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Venice Biennale Blog 4

INDIEGOGO Campaign  ONLY 14 DAYS LEFT! 1/2 way there!!! :-)
Supplies are all covered! But time is of the essence!!! We still need to GET IT TO VENICE! Please help by Picking a Perk and get this project to Venice! Only 14 more days YIKES!…..
Please share this link: INDIEGOGO CAMPAIGN

Please visit or ‘like’ my Facebook page: The Venice Biennale Jenny Krasner Project

Diary of an Infatuation Junkie© #4

“Kahlo + Diego; Every Relationship has it’s HUGE discrepancies” OR “Why I Bit the Bullet and Embraced Crowdfunding”













Frida Kahlo, “Self-Portrait on the Borderline between Mexico and the United States”
(1932), oil on metal (private collection)


Frida Kahlo + Diego Rivera @ The Detroit Institute of Art. Lisa John Rogers article in Hyperallergic.com  reveals the philosophical, political and visual discrepancies of their relationship. Rivera was funded by Ford to create artwork in Detroit, so the work exalts the hard work of the masses + ignores exploitation by the rich, the environment destroyed for monetary gain and women being treated as barely second class citizens under the guise of Capitalism; Diego idealized reality. Kahlo’s work in the opposite extreme,  reveals hard truths: Her failed abortion, the horrific reality of peoples lives as exhibited in her piece: ‘The Suicide of Dorothy Hale’ (below), as well as the aftermath of corporate greed (above).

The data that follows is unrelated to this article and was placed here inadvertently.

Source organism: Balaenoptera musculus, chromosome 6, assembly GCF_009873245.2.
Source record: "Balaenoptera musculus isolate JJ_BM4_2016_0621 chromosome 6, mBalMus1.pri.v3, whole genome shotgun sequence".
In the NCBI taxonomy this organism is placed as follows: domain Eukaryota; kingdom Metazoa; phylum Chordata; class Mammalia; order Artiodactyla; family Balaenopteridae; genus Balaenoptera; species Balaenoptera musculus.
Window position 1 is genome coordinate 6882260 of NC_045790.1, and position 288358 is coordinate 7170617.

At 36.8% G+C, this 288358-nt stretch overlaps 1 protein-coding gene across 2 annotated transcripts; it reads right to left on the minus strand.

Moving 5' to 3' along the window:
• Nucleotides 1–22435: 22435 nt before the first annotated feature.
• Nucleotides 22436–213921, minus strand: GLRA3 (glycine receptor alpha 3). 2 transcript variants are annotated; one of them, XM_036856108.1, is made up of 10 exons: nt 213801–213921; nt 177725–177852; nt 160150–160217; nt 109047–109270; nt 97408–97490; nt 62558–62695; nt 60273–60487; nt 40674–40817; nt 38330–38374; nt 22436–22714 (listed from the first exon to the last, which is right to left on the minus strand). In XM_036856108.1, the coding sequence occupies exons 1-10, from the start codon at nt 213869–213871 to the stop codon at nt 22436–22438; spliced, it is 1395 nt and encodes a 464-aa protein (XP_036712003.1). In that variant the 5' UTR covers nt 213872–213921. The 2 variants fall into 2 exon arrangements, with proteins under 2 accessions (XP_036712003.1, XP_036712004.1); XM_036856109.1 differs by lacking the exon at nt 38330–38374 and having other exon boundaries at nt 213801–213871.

What I find so fascinating as well as unfortunate here, is that ART NEEDS TO BE FUNDED TO BE CREATED – THE UGLY TRUTH. It always has. Where is that money coming from? In the Renaissance the rich and religious institutions hired artists. It continues that way hundreds of years later. So….If you are surviving on the dime of some kind of corporate identity, you can’t bite them in the butt by portraying subjects that are antithetical to their ability to make money, or their beliefs. In China, the artists use symbols in their work to speak out against the government. If they clearly portray anti-government sentiment through their work, they are jailed (Ai Wei Wei) or worse. (remember, he was only let out of jail after the art world went up in arms about it).

So….What can an artist do? They can show the world the truth in their work which during their lifetimes more often than not, results in living a very difficult financial existence with generally little or no accolades from the world….they can make very strong deep work that isn’t overtly political,  OR…..they can sell out; Make decorative work or create one line conceptual jokes with no substance, soul, or strength.